A ransomware attack against Boeing has left the aerospace giant suffering disruption to its parts and distribution business and locked in a cyberattack investigation.
The incident came to light after the Lockbit cybercrime gang threatened to release sensitive data stolen from Boeing if the flight firm did not pay a ransom by November 2. Although it’s unclear whether Lockbit was responsible for the attack, the threat that was detailed on the gang’s website has now been taken down.
Boeing has emphasised that the incident has no impact on flight safety. However, the ransomware incident has caused certain webpages related to its Global Services division to be temporarily unavailable due to technical issues.
The company is actively cooperating with law enforcement agencies to address the situation and has started notifying its customers and suppliers.
Lockbit, known as one of the most active global ransomware groups, specialises in encrypting victim organisations’ systems and stealing sensitive data for extortion. Even if the ransom is paid, there’s no guarantee that the stolen data won’t be leaked, cybersecurity experts say.
The specific nature of the data stolen from Boeing remains undisclosed, raising concerns, especially if defence-related information is compromised. Boeing’s cooperation with law enforcement and ongoing investigations is expected to shed light on the extent of the breach and its potential implications.
Ransomware has become an increasingly popular tactic for bad actors in recent times, but the method is now even more dangerous because it’s available to those willing to pay. Ransomware as a Service (RaaS) allows services to be contracted by anyone, with a fee being charged on the value of all ransoms. It represents an especially lucrative source of illicit income for criminal organisations.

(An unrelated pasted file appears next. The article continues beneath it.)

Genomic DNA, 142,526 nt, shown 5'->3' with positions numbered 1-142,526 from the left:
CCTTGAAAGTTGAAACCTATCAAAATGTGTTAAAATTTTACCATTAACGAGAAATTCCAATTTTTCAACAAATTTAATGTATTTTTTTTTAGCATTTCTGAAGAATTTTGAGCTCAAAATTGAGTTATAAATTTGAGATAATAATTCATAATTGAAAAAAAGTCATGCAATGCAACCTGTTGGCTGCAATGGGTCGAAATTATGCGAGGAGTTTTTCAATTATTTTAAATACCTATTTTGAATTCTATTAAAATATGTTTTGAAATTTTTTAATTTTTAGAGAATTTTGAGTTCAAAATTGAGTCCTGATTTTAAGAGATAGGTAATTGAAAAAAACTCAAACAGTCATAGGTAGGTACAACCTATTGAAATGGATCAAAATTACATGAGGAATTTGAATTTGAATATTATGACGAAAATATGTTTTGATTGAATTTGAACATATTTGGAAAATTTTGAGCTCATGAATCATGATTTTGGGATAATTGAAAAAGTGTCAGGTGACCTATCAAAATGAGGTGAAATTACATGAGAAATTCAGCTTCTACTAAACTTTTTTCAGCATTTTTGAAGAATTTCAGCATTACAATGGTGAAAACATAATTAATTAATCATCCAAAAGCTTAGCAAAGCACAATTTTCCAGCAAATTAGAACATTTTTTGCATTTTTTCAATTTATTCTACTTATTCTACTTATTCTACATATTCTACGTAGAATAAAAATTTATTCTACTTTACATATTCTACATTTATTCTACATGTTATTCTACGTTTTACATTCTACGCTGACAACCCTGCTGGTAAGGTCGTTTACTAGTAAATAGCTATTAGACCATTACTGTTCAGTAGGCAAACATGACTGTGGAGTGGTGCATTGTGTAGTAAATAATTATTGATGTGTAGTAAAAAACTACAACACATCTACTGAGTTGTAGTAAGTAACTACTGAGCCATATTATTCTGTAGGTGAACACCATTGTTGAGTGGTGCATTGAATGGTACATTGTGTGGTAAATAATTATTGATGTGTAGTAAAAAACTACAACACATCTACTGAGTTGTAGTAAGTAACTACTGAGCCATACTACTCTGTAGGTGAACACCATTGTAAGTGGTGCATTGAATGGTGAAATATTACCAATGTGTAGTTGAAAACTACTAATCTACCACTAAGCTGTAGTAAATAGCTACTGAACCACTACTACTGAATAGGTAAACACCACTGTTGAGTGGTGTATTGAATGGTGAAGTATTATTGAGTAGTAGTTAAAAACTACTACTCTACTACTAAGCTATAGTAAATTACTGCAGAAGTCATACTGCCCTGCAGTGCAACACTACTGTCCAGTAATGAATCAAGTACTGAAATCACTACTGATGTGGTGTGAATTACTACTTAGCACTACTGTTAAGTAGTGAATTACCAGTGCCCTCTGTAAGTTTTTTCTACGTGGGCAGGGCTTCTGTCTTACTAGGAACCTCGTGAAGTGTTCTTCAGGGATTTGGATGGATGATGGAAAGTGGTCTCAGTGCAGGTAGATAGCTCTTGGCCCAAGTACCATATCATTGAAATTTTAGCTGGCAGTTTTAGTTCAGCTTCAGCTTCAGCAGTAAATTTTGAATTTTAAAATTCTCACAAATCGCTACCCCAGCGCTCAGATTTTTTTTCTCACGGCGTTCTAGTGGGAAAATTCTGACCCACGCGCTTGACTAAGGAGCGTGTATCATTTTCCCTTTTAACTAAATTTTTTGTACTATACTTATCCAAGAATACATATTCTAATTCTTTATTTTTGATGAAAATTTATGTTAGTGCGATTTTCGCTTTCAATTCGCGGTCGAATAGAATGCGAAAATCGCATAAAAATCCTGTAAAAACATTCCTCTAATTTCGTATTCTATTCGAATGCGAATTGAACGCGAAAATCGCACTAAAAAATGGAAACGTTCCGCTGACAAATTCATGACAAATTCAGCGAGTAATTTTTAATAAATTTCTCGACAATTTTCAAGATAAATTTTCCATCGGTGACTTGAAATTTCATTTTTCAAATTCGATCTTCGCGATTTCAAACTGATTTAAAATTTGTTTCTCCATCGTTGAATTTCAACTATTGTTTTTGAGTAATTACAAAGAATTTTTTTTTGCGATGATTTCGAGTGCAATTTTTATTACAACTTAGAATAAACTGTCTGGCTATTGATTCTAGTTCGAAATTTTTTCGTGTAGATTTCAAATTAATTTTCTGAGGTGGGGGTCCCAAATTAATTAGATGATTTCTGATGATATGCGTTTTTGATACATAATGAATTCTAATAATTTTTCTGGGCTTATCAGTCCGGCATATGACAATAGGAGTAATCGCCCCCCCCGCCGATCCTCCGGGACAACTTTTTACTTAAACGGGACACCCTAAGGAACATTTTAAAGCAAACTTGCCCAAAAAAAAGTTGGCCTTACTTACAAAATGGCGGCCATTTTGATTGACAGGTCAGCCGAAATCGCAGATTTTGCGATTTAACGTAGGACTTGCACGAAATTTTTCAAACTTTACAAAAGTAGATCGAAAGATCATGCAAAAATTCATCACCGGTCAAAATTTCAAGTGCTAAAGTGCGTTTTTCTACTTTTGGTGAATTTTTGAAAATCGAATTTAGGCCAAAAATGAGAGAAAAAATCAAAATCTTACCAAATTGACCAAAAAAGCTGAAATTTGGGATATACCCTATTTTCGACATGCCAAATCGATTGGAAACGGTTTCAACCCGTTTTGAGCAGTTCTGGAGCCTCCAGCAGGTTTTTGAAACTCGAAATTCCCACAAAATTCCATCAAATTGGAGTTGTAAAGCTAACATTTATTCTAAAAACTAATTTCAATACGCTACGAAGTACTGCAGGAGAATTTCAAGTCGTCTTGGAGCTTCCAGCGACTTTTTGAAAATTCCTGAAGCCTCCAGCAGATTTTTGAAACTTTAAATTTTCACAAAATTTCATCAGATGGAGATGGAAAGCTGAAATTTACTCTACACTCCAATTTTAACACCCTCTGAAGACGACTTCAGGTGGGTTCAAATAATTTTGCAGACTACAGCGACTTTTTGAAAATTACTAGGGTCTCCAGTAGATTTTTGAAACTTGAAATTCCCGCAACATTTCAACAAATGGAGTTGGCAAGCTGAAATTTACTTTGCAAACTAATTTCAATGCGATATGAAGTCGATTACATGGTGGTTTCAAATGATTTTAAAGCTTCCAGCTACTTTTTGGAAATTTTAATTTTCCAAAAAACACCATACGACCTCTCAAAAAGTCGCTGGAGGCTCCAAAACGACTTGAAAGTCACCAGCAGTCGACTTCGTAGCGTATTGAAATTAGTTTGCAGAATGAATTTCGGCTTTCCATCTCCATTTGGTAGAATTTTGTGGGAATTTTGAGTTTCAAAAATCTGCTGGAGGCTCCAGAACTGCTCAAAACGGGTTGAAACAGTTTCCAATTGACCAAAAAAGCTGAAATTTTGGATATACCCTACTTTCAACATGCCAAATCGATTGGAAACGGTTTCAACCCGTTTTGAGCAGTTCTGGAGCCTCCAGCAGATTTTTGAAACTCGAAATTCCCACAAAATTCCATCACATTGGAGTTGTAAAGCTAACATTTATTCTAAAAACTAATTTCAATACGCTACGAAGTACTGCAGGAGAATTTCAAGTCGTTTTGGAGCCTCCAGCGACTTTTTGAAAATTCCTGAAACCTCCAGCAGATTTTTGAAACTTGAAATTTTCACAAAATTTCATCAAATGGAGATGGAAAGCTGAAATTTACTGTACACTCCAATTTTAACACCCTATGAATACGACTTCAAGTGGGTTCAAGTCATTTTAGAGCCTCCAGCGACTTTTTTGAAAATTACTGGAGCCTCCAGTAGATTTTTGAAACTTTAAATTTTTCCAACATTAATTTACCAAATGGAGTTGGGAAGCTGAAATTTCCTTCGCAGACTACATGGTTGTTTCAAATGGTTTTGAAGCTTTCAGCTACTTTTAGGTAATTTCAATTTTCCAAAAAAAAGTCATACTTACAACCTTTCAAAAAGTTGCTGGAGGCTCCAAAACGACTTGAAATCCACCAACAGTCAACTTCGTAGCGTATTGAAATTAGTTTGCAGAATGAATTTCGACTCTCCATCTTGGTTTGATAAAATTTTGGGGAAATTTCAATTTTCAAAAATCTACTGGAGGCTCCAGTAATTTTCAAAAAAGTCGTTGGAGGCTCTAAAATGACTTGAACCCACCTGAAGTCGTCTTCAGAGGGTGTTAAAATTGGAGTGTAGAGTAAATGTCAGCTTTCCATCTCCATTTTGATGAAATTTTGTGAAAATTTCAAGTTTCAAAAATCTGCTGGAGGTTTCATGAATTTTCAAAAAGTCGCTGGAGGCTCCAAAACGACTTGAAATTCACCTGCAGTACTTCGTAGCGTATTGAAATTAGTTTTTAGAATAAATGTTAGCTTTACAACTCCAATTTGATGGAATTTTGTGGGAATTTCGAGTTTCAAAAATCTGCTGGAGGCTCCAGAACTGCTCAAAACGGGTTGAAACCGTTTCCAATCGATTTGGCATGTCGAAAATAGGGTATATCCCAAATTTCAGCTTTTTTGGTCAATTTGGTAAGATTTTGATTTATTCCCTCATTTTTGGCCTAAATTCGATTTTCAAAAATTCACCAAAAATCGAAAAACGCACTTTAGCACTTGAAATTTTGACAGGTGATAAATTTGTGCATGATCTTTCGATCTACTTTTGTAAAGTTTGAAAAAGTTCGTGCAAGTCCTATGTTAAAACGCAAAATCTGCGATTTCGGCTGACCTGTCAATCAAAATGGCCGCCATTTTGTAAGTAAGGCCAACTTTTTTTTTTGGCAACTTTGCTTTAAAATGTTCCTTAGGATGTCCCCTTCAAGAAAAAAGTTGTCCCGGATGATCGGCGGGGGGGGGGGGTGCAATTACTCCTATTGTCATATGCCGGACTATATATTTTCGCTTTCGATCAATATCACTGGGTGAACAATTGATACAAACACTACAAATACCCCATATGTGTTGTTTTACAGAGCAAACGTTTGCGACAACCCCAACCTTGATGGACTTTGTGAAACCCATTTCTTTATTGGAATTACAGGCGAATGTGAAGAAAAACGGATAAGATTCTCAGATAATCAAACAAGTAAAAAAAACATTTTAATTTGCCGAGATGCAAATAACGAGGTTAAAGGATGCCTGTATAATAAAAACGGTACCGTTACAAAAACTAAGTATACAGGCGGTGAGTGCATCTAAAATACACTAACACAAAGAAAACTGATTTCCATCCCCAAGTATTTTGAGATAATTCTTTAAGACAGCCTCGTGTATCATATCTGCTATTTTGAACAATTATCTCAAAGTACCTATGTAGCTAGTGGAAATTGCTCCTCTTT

Speaking exclusively to GRC World Forums, IT Security leader, Igor Gutierrez offers guidance on how organisations can avoid falling victim to such attacks.
“The focus is on reducing the attack surface and making attacks on your environment increasingly expensive to the point of discouraging criminals from targeting your company,” Igor says.
“Using Digital Risk Protection tools that monitor your company’s information on the DarkWeb and OSINT is an important step in understanding how exposed your company is. Having complete visibility of your infrastructure is essential,” Igor adds.
Know the risks
Boeing’s ransomware incident freshly underscores the evolving challenges posed by ransomware to major corporations, reminding us of the need for robust cybersecurity measures across industries.
Don’t miss the following exclusive sessions at PrivSec Global:
→ Ransomware as a Service (RaaS)
- Day 2: Thurssday 30th November 2023
- 15:00pm - 15:45pm GMT
Gone are the days when every attacker had to write their own ransomware code and run a unique set of activities.
RaaS is pay-for-use malware enabling attackers to use a platform that provides the necessary hacking code and infrastructure to launch a ransomware campaign.
Take a deep-dive into these evolving tactics, their impacts on businesses, and countermeasures against this digital extortion ecosystem.
→ Cyber risks to critical infrastructure are on the rise
- Day 2: Thursday 30th November2023
- 17:30pm - 18:15pm GMT
Critical infrastructure has always been a major target for cybercriminals and State-Sponsored hackers.
Given the Russia-Ukraine war, cyber-attacks and threats have grown exponentially, and the level of sophistication of these attacks is permanently evolving.
Companies now need to be extra prepared, with devices such as cameras, smart speakers, or locks and commercial appliances being potential entry points for attackers. Join us to find out how to survive this chronic state of cyber fear.
Discover more at PrivSec Global
As regulation gets stricter – and data and tech become more crucial – it’s increasingly clear that the skills required in each of these areas are not only connected, but inseparable.
Exclusively at PrivSec Global on 29 & 30 November 2023, industry leaders, academics and subject-matter experts unite to explore these skills and the central role they play in privacy, security and GRC.